Pigs are pink because early humans bred them to be pink. Only domesticated pigs are pink in color. In the wild pigs are black or usually brown. Starting at around 10,000 years ago humans selectively bred only the most colorful pigs to artificially create the colorful variations you see today.
When I was just 10 years old I went to work on a small homestead that my uncle owned. When she was growing up, my mother thought it would be a good idea for me to learn what her life was like. My uncle had just 2 pigs and a few chickens so it wasn't exactly like what I had pictured in my imagination when she told me I would be spending my Summer on a farm.
It was, however, hard work for a 10-year-old. Getting up and early to feed the animals and cleaning up the poop and all of the other small jobs that come along with a farm.
Remembering my time on the farm got me thinking. Why are cartoon versions of pigs always portrayed as being pink? When you see films like "Babe" or shows like "Peppa the Pig" aren't they always pink? The pigs I worked with all the years ago were black and brown. Where do pink pigs come from?
When you see domesticated pigs on a commercial farm they may look pink but this is not the color of their fur. Most of these pigs are actually white, but because they have been bred to have very little fur compared to wild hogs, their skin shows through this thin layer of white fur.
Pink pigs are what occurs when pigs stop producing melanin. Melanin is a dark brown to the black pigment that occurs in the skin of wild pigs. When pigs stop producing this they default back to the natural color of skin which is pink.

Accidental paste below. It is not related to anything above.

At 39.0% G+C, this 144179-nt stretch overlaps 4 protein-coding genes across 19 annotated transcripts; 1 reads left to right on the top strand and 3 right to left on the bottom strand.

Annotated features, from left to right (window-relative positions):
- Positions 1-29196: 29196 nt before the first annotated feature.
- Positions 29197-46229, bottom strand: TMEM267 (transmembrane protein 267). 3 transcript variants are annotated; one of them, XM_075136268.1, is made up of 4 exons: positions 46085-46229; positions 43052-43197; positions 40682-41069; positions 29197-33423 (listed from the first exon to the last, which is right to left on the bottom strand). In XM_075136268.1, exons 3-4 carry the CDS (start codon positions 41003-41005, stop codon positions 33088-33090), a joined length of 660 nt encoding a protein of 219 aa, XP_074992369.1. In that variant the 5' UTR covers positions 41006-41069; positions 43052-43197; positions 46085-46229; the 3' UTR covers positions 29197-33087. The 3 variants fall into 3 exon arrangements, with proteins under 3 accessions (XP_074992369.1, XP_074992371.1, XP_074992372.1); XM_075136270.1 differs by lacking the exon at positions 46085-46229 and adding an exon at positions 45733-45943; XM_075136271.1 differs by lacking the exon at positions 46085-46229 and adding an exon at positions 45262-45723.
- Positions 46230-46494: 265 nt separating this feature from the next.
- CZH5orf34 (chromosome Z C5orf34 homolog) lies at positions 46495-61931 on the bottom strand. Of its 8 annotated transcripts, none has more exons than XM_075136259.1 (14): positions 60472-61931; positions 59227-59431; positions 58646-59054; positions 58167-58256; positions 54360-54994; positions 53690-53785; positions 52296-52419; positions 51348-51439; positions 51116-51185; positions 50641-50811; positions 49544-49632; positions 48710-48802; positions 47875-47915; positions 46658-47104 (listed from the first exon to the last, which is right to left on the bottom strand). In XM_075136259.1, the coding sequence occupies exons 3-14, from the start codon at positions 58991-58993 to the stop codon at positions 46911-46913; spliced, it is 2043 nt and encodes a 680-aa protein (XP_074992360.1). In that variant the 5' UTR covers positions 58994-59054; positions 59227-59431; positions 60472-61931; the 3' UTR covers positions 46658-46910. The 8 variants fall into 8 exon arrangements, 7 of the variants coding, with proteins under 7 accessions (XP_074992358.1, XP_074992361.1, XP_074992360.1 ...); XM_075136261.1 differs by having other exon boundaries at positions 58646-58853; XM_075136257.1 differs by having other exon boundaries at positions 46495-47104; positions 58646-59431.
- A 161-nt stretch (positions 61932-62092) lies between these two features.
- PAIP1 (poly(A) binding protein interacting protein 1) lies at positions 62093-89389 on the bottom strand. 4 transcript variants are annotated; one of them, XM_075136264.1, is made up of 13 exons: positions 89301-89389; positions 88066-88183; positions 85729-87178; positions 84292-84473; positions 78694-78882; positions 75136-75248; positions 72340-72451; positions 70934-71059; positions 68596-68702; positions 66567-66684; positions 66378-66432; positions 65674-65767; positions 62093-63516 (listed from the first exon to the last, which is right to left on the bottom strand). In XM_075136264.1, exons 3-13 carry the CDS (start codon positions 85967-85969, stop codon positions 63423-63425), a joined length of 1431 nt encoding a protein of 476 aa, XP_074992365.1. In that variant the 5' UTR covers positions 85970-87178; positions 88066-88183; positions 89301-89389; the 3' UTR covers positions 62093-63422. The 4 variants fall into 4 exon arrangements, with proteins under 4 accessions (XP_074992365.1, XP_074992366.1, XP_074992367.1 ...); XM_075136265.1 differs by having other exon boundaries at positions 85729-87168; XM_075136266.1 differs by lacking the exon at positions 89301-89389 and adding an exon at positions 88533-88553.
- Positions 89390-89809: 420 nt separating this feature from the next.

Wild hogs, on the other hand, are almost always black or brown.
The reason for the different color in pigs are all thanks to human intervention and domestication of wild pigs. Scientists have estimated that humans started domesticating pigs at around 10,000 years ago. At first, the wild pigs were all either black or brown.
The wild hogs naturally evolved to be these darker colors to help them be better hunters. Being dark-colored helped to camouflage them from both their prey while hunting. Their camouflage would also safeguard them from their own natural predators especially large cats like lions or tiger, who would have loved to eat them for dinner.
Because early humans selectively bred them to be pink, Pink pigs are this color. Why? No one knows for sure, but some scientists theorize that these early farmers did this for the pure novelty of having brightly colored animals they could then show off to the rest of the tribe.
How did they get them to be pink? Exactly how did they change the colors? Well, we know that it didn't happen overnight. These early farmers would cherrypick the pinkest pigs then mate them with each other in the hopes of producing offspring that would inherit the colorations of the parents. When done over the course of generations, these pigs would become highly distinguishable from their untamed cousins.
In wild populations, pink pigs would quickly be eradicated from the population.
Black and brown pigs would have a great advantage over pink pigs in the wild.
Suppose that both a pink pig and a black pig were hunting for food. The camouflage effect of having black would give the black pig a greater chance of a successful hunt. Because it would be detected by the prey earlier because of its coloration, while the pink pig would probably fail. The pink pig would not be able to hide.
Furthermore, pink pigs would be much more easily hunted by predators.
This all leads to pink pigs in the wild dying out. They would not be successful enough to pass their genes on to another generation.
Natural selection or survival of the fittest would eliminate pink colors in pigs pretty rapidly.
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